Governor Jerry Brown signed into law, ABX2 15, California’s End of Life Option Act. The bill was signed during a special legislative session, which requires the session to end prior to the bill becoming law. The law went into effect on June 9, 2010.
In order for a patient to request the end of life drugs from a physician, all of the following must be present:
1. The patient must be a resident of California.
2. The patient must be “mentally competent” but external or emotional factors life depression included.
3. The patient must make two verbal requests 15 days apart, followed by a written request witnessed by two people – including one non-relative.
4. The patient must self-administer the drug.
5. Two doctors must agree about the patient’s medical diagnosis and mental competency before making the prescription.
The las applies only to patient who has been diagnosed as having six months or less to live. The patient must also sign a form at least 48 hours before taking the medication confirming the choice to die was made under their own free will.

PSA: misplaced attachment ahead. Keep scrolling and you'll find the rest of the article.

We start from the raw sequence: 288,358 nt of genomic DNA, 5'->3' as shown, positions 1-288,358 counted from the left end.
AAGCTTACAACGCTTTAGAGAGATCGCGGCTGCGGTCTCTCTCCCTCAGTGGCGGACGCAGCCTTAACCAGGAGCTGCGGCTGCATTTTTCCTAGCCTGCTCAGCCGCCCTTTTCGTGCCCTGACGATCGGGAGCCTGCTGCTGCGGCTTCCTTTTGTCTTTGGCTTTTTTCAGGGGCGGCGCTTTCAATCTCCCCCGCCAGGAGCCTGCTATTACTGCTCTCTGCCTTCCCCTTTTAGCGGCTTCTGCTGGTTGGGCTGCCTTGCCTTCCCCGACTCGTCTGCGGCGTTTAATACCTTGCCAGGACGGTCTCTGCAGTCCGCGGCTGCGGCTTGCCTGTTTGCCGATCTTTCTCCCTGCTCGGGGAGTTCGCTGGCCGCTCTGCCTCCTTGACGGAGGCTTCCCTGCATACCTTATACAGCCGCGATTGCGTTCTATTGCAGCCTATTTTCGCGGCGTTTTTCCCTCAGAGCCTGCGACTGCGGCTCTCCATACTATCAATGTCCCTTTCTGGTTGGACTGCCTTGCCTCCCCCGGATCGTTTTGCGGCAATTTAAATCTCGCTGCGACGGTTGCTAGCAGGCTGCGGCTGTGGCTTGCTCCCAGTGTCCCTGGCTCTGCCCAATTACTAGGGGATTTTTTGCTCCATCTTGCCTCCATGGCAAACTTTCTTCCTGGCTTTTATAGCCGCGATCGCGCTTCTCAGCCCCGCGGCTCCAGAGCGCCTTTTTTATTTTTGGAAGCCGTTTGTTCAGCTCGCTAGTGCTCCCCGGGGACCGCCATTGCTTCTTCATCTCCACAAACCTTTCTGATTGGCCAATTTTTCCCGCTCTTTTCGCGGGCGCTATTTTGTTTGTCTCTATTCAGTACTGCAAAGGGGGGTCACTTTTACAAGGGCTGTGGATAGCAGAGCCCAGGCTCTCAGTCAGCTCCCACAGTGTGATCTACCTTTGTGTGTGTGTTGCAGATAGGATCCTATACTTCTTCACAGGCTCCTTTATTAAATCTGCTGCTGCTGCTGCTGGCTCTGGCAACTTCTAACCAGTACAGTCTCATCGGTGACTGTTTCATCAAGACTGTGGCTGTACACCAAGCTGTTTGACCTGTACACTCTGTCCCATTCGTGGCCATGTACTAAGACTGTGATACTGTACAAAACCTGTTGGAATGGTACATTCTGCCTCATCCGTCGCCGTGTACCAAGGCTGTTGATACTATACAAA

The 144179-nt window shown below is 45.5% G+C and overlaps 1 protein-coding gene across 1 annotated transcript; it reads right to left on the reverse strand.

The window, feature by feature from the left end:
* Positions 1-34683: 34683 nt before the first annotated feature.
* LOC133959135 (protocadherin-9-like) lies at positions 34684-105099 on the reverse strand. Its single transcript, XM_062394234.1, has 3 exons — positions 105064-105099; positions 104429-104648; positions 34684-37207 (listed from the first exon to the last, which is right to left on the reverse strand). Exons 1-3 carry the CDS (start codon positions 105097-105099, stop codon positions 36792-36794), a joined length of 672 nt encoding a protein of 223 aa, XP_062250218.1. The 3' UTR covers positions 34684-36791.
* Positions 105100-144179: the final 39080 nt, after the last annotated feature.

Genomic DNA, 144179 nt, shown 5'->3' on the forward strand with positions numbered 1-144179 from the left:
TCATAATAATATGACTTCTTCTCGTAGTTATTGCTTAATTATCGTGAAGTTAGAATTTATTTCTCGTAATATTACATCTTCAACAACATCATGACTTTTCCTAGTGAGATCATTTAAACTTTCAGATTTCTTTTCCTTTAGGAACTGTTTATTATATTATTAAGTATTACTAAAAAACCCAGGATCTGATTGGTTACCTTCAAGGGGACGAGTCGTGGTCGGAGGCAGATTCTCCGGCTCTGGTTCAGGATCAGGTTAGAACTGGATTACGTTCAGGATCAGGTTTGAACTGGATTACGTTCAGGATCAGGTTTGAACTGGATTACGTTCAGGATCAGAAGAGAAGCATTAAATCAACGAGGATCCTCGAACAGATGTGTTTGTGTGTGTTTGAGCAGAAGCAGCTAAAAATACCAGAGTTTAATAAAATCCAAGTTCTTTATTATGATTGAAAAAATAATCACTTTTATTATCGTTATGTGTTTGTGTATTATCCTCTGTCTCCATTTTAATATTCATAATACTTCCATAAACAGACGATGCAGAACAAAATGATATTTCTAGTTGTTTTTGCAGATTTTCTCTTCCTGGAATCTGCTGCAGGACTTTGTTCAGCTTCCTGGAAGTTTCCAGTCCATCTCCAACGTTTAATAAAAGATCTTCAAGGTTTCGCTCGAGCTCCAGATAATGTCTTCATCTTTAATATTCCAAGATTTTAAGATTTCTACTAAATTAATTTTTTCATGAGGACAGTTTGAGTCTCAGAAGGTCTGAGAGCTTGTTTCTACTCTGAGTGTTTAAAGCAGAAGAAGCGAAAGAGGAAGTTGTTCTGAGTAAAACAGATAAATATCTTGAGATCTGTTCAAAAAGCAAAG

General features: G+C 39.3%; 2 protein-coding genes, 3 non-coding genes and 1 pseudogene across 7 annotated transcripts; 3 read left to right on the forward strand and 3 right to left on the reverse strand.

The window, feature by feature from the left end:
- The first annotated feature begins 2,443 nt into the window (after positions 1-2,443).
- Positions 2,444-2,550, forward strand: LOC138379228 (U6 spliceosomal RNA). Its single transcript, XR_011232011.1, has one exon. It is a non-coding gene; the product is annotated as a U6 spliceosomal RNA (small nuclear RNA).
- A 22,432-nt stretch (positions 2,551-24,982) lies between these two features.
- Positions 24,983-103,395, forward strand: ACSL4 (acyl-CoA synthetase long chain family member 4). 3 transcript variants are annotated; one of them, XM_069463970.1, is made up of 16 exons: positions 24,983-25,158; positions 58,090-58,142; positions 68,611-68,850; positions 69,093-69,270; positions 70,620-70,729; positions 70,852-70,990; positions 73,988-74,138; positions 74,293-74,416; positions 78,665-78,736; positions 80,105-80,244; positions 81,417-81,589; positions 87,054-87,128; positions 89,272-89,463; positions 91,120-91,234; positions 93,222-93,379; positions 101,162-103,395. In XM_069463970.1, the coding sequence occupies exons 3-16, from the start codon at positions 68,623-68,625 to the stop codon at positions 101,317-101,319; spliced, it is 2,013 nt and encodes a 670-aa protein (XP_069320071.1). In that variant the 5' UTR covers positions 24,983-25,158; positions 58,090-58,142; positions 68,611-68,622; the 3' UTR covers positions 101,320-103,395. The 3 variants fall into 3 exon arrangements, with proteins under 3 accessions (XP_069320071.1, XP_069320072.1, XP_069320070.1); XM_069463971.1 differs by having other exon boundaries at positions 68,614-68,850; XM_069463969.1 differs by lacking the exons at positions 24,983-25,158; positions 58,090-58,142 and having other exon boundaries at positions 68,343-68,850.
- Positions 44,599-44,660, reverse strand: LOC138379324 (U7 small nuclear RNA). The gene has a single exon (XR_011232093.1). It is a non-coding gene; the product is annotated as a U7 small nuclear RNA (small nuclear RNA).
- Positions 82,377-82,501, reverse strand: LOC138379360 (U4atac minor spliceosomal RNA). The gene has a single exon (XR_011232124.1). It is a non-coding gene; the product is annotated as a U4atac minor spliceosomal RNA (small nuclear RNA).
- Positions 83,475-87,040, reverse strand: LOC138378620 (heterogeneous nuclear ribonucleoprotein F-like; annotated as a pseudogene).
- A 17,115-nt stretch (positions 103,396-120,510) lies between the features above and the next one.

Now that an individual has this option available, the next question is how to pay for said option. The law does not require private insurance companies to cover the cost and as of now, most private health insurance companies will not cover the cost of these drugs. It is the individual’s responsibility to cover the cost, estimated to be approximately $1,500.00.
The State of California will cover the cost of end of life drugs, if the patient is enrolled in the Medi-Cal program. However, the costs were only included in the state budget for the current year. There is no separate funding source for the costs. As a result, the State may not cover the costs in the future. Private health insurance policies may or may not cover the cost, depending on the type of coverage but there is no legal requirement health insurance companies must cover the costs.
Due to the end of life option only being available for the last 6 months, no data has been obtained as to who has utilized the option. Oregon, which the California law was modeled after, has approximately 50 patients a year who elect to end their lives.